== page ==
It is an iconic line, it succinctly expresses the concept that evil might inflict a blow against good but, in the end, good will always win. Yet, today there is a sense that good might not win over evil and the hero could be defeated by the villain. Studies, polls and articles have documented that people feel less hopeful.
Quite possibly, the reason could be that society has lost its definition of what is good and what is evil. We have slowly compromised on what God calls righteous and what He says is sin until we can no longer recognize the difference. Or, perhaps, we do not want to acknowledge evil as wicked and good as right because it would force us to either change our behavior or admit that we are sinful and therefore allies of the adversary.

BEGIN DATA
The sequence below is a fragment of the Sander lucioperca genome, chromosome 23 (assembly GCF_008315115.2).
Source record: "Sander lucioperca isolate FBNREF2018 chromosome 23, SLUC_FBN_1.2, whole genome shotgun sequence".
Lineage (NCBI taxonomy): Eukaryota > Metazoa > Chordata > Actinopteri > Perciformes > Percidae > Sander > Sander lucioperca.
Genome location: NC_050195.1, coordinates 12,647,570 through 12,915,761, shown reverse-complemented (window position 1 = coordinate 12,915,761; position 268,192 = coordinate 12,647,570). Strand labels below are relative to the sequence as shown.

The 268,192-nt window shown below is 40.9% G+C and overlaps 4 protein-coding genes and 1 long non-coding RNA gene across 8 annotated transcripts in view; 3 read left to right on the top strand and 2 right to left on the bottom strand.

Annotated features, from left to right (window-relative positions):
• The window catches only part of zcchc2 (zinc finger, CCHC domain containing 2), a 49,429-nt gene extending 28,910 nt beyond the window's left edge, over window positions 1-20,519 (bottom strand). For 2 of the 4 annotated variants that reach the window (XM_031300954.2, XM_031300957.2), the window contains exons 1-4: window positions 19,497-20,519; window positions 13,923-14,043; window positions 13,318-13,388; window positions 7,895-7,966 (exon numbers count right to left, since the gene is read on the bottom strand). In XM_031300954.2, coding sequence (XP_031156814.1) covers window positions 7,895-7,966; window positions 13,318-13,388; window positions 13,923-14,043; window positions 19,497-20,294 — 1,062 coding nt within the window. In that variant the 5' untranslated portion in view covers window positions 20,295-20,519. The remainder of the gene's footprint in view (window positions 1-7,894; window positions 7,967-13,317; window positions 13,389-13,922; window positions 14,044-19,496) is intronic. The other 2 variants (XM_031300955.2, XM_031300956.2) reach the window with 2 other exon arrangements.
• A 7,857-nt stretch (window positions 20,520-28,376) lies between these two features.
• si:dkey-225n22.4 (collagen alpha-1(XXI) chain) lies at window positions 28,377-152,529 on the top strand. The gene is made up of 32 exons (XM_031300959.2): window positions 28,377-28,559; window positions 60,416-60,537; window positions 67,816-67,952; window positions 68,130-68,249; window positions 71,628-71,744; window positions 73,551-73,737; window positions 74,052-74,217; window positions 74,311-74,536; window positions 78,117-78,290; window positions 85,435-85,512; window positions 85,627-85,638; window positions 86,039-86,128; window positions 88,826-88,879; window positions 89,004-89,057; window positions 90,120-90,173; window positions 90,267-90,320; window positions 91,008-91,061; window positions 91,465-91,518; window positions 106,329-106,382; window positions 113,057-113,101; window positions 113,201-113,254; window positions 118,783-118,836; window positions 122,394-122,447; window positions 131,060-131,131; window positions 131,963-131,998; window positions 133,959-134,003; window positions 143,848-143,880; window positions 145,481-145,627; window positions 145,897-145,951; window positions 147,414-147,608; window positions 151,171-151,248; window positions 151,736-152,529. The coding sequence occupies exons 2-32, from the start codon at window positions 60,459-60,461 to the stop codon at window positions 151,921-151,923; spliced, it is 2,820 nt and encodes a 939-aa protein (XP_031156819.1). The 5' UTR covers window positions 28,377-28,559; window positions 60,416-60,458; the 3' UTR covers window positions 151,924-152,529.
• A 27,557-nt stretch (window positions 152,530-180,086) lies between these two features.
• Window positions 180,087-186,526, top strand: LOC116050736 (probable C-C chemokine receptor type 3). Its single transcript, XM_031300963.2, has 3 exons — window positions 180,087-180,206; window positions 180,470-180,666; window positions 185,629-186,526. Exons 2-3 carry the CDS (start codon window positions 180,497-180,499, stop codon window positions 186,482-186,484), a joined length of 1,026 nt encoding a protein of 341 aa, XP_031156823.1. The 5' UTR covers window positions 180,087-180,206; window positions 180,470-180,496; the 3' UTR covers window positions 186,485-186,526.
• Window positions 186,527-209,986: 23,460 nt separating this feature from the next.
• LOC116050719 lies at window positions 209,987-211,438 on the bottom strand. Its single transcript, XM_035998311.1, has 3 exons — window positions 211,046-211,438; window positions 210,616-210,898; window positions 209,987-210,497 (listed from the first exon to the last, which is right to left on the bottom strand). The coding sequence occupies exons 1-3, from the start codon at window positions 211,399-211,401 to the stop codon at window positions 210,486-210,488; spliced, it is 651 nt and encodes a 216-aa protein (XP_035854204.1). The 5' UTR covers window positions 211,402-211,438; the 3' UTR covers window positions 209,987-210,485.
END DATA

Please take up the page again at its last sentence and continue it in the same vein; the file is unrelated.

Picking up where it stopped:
Isaiah wrote about it more than 2700 years ago. “Woe to those who call evil good and good evil, who put darkness for light and light for darkness, who put bitter for sweet and sweet for bitter” (Isaiah 5:20).
The New Year, the start of 2016, might be the perfect time to rediscover a new hope. Return to the One who knows good from evil, right from wrong and hope, above all, from despair.